(9/13/2012 11:27 AM) Bloomberg has an excellent article on the subject HERE:
The Federal Reserve said it will expand its holdings of long-term securities with open-ended purchases of $40 billion of mortgage debt a month in a third round of quantitative easing as it seeks to boost growth and reduce unemployment.Most people have seen this coming. It is the intersection of election year politics and monetary policy. The money printing is tied to the unemployment rate and assumes that the rate will eventually fall to an acceptable level. Richmond Fed President Jeffrey Lacker dissented and added that interest rates will need to be raised in 2013 in order to deal with inflation.
Standard Keynesian economics ties inflation and unemployment in an inverse relationship that has not existed since the 1970's. We will get the intentional inflation, but unemployment will remain stagnant. Yes, Lacker is being honest, we can't have that.
For those of us who invested in gold, a live AU chart is available here to watch your investment skyrocket.
For most Americans, the price of gold is not rising, the value of the dollar is falling. Thankfully for the Fed, most Americans have their eye on Libya...who's leader wanted to start accepting gold for oil instead of dollars just before we helped overthrow him.
From an investment point of view, you could rush to buy gold and silver or invest in other real assets like small companies, real estate, intellectual property, etc... Consider the "reverse mortgage" ads you see. These are companies trying to buy cheap real estate from people who are damaged by the artificially low interest rates. This example of movement from cash to real assets is known as leveraging.
Update (9/13/2012 10:51 PM): Detailed explanation of the policy. The $40 billion is in addition to current policy.
On September 13, 2012, the Federal Open Market Committee (FOMC) directed the Open Market Trading Desk (the Desk) at the Federal Reserve Bank of New York to begin purchasing additional agency mortgage-backed securities (MBS) at a pace of $40 billion per month. The FOMC also directed the Desk to continue through the end of the year its program to extend the average maturity of its holdings of Treasury securities as announced in June and to maintain its existing policy of reinvesting principal payments from the Federal Reserve’s holdings of agency debt and agency MBS in agency MBS.Fed Chairman Ben Benanke on how this will help: (italics ours)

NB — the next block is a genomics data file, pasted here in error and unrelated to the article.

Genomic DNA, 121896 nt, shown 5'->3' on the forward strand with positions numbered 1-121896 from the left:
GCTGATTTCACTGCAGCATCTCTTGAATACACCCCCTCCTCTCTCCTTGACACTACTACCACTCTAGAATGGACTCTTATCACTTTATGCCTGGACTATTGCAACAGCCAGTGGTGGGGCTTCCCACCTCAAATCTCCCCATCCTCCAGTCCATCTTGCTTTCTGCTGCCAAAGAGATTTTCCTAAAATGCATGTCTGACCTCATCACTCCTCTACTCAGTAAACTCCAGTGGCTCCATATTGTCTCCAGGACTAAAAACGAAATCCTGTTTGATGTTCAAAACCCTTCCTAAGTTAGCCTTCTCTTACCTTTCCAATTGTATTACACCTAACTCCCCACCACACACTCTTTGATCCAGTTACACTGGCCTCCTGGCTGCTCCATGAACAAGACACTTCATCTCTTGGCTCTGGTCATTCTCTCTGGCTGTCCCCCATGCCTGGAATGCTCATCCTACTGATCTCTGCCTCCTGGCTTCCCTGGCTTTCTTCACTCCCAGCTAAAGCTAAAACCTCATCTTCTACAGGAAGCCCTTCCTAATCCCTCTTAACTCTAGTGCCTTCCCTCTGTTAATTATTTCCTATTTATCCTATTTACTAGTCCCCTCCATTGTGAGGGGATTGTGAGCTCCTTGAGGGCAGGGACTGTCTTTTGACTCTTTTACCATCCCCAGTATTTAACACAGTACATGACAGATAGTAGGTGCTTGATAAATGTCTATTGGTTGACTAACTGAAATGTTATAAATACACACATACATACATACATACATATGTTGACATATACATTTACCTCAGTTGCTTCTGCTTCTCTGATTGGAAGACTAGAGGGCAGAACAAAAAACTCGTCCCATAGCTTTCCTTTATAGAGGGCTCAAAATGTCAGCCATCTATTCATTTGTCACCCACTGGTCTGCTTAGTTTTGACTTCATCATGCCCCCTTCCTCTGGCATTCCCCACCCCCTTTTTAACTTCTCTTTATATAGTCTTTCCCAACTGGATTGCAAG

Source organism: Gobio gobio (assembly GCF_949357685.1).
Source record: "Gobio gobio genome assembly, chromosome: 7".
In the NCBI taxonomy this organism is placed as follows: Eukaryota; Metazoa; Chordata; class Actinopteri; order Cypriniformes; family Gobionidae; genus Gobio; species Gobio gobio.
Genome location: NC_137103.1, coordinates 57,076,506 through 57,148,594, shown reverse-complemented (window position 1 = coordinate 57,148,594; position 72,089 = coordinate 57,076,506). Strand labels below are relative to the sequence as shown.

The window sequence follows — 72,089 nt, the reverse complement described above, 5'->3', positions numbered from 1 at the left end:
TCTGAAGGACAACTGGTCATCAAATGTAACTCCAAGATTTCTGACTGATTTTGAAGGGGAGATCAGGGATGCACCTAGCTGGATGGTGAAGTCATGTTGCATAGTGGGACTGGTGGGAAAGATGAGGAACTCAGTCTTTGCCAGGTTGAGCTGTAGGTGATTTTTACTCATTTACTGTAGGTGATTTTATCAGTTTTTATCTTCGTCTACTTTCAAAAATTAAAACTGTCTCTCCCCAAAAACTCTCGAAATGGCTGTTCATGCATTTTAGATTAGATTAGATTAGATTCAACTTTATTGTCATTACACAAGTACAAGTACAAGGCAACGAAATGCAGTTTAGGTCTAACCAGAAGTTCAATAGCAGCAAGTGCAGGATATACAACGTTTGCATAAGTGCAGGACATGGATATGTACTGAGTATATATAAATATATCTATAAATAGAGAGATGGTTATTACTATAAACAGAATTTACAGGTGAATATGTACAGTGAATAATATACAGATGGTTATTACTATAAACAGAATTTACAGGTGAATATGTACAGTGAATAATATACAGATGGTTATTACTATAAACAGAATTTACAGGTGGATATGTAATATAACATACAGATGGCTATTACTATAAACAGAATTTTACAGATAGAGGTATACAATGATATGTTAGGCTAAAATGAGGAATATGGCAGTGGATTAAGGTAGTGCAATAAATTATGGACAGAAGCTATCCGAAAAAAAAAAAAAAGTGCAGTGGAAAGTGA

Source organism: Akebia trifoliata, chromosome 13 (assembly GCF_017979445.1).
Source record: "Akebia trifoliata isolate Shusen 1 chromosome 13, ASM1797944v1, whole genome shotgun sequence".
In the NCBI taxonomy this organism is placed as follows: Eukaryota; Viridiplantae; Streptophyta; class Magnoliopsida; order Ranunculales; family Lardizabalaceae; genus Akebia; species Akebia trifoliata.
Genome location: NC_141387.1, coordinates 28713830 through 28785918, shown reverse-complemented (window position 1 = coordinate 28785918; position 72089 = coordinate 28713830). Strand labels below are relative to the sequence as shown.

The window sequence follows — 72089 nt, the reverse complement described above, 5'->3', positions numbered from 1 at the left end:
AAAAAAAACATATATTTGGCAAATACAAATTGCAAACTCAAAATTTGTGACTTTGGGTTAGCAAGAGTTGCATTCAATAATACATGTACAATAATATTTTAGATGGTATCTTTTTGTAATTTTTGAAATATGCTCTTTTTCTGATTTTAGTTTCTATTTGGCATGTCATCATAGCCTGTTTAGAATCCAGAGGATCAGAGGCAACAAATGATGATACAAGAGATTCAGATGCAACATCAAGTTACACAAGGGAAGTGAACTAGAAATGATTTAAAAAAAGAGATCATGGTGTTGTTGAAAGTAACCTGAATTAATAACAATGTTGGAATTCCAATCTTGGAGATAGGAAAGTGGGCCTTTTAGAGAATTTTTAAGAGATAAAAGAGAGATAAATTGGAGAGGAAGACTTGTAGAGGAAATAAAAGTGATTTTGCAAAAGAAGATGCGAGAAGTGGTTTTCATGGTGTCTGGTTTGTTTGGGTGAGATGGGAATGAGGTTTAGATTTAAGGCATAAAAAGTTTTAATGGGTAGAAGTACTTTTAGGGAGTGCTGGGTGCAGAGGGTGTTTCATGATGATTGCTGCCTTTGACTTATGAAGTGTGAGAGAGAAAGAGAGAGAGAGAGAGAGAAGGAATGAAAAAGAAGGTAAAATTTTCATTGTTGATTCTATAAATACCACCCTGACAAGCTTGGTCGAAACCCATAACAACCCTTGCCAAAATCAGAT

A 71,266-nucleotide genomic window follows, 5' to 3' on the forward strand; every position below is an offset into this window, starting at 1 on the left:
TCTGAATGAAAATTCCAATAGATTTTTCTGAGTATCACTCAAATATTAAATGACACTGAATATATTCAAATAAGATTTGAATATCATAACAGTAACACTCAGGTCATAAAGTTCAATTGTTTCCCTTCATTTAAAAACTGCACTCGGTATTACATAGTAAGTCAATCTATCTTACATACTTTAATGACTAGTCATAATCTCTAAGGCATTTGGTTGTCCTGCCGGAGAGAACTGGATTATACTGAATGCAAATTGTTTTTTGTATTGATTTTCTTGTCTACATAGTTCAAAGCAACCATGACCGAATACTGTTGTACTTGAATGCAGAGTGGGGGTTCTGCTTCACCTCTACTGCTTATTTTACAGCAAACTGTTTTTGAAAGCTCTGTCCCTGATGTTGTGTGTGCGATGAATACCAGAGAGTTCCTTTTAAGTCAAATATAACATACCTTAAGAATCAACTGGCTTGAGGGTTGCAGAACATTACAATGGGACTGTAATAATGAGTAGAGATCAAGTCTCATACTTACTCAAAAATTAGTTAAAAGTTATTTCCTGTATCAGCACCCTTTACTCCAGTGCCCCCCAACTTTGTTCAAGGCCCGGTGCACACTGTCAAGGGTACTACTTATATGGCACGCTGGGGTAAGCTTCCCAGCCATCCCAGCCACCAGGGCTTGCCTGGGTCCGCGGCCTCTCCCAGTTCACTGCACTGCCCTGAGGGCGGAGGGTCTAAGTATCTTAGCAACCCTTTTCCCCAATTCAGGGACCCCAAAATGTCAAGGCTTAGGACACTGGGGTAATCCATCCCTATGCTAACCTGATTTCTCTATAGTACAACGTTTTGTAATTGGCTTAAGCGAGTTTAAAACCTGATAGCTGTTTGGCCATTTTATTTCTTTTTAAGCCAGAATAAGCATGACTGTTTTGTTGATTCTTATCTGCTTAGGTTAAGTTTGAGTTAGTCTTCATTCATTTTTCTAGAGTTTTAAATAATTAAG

The FOMC noted that these actions, which together will increase the Committee’s holdings of longer-term securities by about $85 billion each month through the end of the year, should put downward pressure on longer-term interest rates, support mortgage markets, and help to make broader financial conditions more accommodative.
We are trying to meet our maximum employment mandate. So that is the objective.
The tools we have involve affecting financial asset prices (contractual assets like bank deposits). Those are the tools of monetary policy. There are a number of different channels, mortgage rates, other interest rates, corporate bond rates, but also the prices of various assets, like for example the prices of homes. To the extent that homes prices begin to rise, consumer will begin to feel wealthier. They will feel more disposed to spend. If house prices are rising then people may be more willing to buy homes, because they think that they will make a better return on that purchase. So house prices is one vehicle.
Stock prices, many people own stocks directly or indirectly. The issue here is whether or not improving asset prices generally will make people more willing to spend. One of the main concerns that firms have is that there is not enough demand. There are not enough people coming and demanding their products. If people feel their financial situation is better because their 401k looks better or reason, their house is worth more, they are more willing to go out and spend. That's what is going to provide the demand that firms need in order to be willing to hire and to invest.
(We are inflating an asset bubble.)Bernanke on if this will cause the Fed to abandon their inflation targets:
Well our policy approach doesn't involve intentionally trying to raise inflation. That is not the objective. [...]Bernanke on specific economic conditions that will end the policy:
Well if inflation goes above our target level, as we talked about in our statement in January, we take a balanced approach. We bring inflation back to the target over time, but we do it in a way that takes into account the deviations of both of our objectives from their targets.
(No,but yes we want inflation)
We haven't at this point come to a set of numbers, a set of data that we can put out.
What we are trying to convey here is that we are not going to be premature in removing policy accommodations. Even after the economy starts to recover more quickly, even after the unemployment rate begins to move down more decisively, we are not going to rush to begin to tighten policy. We are going to give it some time to make sure the recovery is well established.
(For the foreseeable future.)The issue as viewed by the other members of TheSlobs.org:
- Liberator Today: The Most Dangerous Easing Yet
- WC Varones: QE 3 ∞: Zimbabwe Ben goes Full Retard
- The Scratching Post: A Trillion Bottles of Beer on the Wall, a Trillion Bottles of Beer
- Temple of Mut: We know the post is imminent.